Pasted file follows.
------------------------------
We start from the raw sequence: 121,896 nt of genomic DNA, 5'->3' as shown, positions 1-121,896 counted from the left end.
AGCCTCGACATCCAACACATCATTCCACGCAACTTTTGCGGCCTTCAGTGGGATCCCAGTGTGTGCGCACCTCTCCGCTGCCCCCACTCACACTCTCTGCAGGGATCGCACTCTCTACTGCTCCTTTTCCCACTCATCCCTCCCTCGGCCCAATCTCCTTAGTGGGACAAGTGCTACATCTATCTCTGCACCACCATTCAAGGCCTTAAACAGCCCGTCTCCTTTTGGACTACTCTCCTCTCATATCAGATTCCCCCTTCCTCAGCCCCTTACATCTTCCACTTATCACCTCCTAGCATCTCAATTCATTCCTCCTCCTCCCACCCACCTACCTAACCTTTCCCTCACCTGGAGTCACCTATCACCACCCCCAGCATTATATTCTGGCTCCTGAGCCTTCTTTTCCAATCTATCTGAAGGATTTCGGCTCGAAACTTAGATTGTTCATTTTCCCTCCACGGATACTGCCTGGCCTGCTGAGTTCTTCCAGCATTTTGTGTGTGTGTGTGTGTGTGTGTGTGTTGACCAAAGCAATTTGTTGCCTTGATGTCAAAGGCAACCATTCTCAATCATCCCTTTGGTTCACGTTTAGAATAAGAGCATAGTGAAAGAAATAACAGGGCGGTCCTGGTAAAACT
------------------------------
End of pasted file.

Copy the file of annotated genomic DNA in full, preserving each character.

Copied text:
We start from the raw sequence: 121,896 nt of genomic DNA, 5'->3' as shown, positions 1-121,896 counted from the left end.
AGCCTCGACATCCAACACATCATTCCACGCAACTTTTGCGGCCTTCAGTGGGATCCCAGTGTGTGCGCACCTCTCCGCTGCCCCCACTCACACTCTCTGCAGGGATCGCACTCTCTACTGCTCCTTTTCCCACTCATCCCTCCCTCGGCCCAATCTCCTTAGTGGGACAAGTGCTACATCTATCTCTGCACCACCATTCAAGGCCTTAAACAGCCCGTCTCCTTTTGGACTACTCTCCTCTCATATCAGATTCCCCCTTCCTCAGCCCCTTACATCTTCCACTTATCACCTCCTAGCATCTCAATTCATTCCTCCTCCTCCCACCCACCTACCTAACCTTTCCCTCACCTGGAGTCACCTATCACCACCCCCAGCATTATATTCTGGCTCCTGAGCCTTCTTTTCCAATCTATCTGAAGGATTTCGGCTCGAAACTTAGATTGTTCATTTTCCCTCCACGGATACTGCCTGGCCTGCTGAGTTCTTCCAGCATTTTGTGTGTGTGTGTGTGTGTGTGTGTGTTGACCAAAGCAATTTGTTGCCTTGATGTCAAAGGCAACCATTCTCAATCATCCCTTTGGTTCACGTTTAGAATAAGAGCATAGTGAAAGAAATAACAGGGCGGTCCTGGTAAAACT